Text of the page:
[Date Prev][Date Next][Thread Prev][Thread Next][Date Index][Thread Index][Subject Index][Author Index]

Re: ants in my pants

In this particular case, they remove objects from below that are encountered in their tunneling process. Things that are too big to move, they tunnel around. The mound is created therefore by the stratigraphy immediately below. I don't know specifically how deep this particular species (which I haven't even tried to identify yet) digs. There is some clearing of the surrounding area but in my experience is only intensive a foot or so circumference around the mound. I suspect that most of the material came from right (a few feet) below. This particular microsite crowns the whole hill top so all the material came from this site. All material below to lowest valley level is all Hell Creek since it is about 500 or 600 feet there and the Tullock formation (Tertiary) above has all been removed. This particular ant hill is very specific stratigraphically. There is one more ant hill covered with gar scales yet to me sampled too. The current count from ant hill one is over 40 Cretaceous mammal teeth and over a hundred little theropod teeth as of Sunday night around midnight.
On May 22, 2005, at 10:15 PM, Christopher Taylor wrote:

Just by way of interest, is it still possible to identify the stratigraphy
of the fossils, or does transport by the ants obscure their origin? How far
afield do ants transport material for constructing mounds from?


        Christopher Taylor

On 23/5/05 4:03 pm, "frank bliss" <frank@blissnet.com> wrote:

I sieved an ant hill mound (about a cubic foot) on top of a new Hell
Creek microsite that I found on my ranch last friday. Resultant Hell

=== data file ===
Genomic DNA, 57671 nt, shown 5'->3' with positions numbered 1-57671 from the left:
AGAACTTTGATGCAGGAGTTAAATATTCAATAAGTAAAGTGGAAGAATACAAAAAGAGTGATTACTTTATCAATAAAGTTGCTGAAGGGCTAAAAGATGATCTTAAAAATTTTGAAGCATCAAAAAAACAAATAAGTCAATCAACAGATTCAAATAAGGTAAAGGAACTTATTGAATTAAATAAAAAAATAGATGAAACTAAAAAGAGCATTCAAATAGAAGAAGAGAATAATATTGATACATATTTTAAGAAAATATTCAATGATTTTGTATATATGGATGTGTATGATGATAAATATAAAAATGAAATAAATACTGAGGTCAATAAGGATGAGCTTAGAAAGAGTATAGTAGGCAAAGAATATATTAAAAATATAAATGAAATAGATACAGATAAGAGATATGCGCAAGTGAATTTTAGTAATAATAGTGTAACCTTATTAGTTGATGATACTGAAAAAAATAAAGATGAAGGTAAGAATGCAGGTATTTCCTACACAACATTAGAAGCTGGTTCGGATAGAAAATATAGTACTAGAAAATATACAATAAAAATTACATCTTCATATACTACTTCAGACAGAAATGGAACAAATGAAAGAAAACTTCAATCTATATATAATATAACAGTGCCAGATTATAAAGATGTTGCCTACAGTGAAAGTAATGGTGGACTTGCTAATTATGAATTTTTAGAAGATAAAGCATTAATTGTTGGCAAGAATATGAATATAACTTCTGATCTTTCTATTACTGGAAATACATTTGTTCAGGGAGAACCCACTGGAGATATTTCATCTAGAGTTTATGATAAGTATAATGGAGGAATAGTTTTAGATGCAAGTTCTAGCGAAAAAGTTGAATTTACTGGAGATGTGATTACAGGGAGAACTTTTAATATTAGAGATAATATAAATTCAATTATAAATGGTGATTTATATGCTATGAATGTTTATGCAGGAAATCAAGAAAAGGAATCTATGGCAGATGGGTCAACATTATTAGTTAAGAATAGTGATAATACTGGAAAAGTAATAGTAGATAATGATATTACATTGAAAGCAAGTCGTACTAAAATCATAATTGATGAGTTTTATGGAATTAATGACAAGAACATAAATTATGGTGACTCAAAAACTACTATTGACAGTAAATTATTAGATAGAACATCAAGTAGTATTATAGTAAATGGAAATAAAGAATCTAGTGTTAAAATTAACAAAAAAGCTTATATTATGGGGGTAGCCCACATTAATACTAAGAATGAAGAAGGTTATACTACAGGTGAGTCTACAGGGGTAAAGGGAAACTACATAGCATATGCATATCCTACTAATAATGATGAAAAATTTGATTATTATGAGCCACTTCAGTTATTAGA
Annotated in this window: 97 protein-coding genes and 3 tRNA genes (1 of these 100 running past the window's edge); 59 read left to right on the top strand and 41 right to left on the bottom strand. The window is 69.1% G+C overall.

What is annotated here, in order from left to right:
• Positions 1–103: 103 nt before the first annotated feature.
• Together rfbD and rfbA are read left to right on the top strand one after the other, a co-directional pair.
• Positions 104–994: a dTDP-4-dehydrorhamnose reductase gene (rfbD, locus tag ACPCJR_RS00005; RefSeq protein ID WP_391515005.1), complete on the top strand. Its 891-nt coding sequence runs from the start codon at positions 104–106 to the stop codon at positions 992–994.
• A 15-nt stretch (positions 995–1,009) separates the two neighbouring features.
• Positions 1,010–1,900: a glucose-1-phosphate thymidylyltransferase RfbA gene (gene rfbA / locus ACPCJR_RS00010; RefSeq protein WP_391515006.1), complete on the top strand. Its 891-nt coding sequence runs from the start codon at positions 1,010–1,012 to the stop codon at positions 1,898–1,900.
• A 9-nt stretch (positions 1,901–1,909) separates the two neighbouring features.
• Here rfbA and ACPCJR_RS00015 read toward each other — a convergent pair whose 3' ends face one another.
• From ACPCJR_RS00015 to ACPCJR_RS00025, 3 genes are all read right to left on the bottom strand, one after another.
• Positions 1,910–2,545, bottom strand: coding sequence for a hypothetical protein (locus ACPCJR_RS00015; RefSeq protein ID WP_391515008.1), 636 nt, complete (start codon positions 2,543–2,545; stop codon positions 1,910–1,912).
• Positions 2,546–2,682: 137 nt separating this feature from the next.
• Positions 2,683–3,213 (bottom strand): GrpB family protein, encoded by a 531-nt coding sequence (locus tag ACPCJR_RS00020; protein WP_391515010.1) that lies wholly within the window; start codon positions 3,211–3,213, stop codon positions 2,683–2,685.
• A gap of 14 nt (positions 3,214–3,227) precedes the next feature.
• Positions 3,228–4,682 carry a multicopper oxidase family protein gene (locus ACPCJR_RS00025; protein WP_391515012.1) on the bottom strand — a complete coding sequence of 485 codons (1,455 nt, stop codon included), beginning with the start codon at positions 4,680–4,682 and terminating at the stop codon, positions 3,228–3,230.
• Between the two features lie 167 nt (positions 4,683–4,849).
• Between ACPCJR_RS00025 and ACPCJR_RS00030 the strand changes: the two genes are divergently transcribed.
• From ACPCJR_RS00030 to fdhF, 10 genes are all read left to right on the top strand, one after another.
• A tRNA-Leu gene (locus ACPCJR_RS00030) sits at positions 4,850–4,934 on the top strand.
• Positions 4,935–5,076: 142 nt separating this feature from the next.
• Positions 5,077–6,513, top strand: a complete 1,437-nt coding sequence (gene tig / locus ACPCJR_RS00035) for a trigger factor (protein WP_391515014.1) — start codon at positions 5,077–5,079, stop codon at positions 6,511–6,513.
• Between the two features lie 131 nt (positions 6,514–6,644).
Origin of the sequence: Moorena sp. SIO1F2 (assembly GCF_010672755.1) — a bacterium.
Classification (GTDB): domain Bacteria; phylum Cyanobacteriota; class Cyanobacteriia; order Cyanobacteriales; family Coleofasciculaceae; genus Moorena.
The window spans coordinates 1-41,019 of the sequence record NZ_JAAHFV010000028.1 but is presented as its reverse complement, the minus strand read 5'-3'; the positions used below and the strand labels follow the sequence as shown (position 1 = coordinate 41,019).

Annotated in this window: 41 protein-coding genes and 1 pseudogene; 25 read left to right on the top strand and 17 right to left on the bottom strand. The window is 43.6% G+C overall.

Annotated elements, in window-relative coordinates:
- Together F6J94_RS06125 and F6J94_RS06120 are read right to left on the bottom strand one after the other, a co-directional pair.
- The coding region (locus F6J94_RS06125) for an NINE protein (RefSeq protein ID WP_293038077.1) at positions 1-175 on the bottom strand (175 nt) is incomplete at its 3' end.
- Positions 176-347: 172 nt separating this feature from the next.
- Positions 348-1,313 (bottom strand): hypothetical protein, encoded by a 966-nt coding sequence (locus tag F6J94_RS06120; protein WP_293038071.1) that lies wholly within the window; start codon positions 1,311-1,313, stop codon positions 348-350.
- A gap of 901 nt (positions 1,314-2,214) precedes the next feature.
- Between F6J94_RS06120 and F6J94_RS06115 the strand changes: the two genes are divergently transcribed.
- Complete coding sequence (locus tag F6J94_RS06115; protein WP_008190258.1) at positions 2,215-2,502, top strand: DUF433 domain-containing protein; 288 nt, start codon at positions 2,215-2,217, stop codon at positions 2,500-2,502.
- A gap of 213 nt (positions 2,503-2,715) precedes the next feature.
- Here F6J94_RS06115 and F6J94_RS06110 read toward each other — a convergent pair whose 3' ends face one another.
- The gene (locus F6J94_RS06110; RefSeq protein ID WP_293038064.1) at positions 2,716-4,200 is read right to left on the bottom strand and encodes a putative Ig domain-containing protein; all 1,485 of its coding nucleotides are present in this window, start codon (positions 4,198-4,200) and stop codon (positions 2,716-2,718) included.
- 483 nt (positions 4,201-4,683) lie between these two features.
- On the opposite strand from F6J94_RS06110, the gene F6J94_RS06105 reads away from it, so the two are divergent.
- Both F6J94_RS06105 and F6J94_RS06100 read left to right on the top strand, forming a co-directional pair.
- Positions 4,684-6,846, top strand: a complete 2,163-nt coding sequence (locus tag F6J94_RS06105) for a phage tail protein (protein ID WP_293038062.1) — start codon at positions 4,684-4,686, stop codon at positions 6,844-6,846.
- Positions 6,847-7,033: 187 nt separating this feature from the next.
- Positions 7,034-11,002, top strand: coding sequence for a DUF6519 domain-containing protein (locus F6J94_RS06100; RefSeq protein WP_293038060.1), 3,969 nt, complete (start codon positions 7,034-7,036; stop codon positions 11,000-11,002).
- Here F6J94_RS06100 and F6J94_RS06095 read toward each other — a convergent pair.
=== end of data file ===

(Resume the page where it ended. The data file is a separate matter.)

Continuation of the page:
Creek small teeth fossils well exceeded 1000 in number. Stingray
teeth, croc, theropod, gar, small amphipian, small reptile etc teeth in
excessively high numbers came out. Still looking at the stuff but so
far 30 plus Cretaceous mammal teeth have surfaced from the pile. All
of the specimens are small enough for an ant to carry. The diversity
is absolutely impressive only to be exceeded by the number of fossils
in the sample. This site is just below the K/T boundary in Uppermost
Hell Creek. If this is not a world class microsite, I don't know what
is with it having produced in one hour more small fauna Hell Creek
fossils than I have found in 3 years of digging away. The aerial
extent of the site is 150 by 100, crowns a hill top with no overburden
and is roughly 15 feet thick and is the richest site I have ever seen.
I live on the ranch and it took me 3 years to find it which gives you
an idea of the amount of ground I have to cover here.

For your future information, the proper process for sampling ant hills
is as follows, shovel ant mound material into sieve, sieve to suit,
immediately bag all material in sieve in zip lock baggies ants and all,
transfer material to wife's favorite microwave safe covered dish, 45
seconds per 5 pounds of sediment on high will kill all the imbedded
ants. (Run if wife finds out about the dish!) Do not, I repeat, do not
try to examine material in the sieve on site after properly agitating
ants. Formic acid is pretty irritating under the skin by the way.
Information sharing is one of the important parts of the DML. I must
have overslept the day the rest of the class was taught about Wyoming
ant hills in grad school.

Frank Bliss
MS Biostratigraphy
Weston Wyoming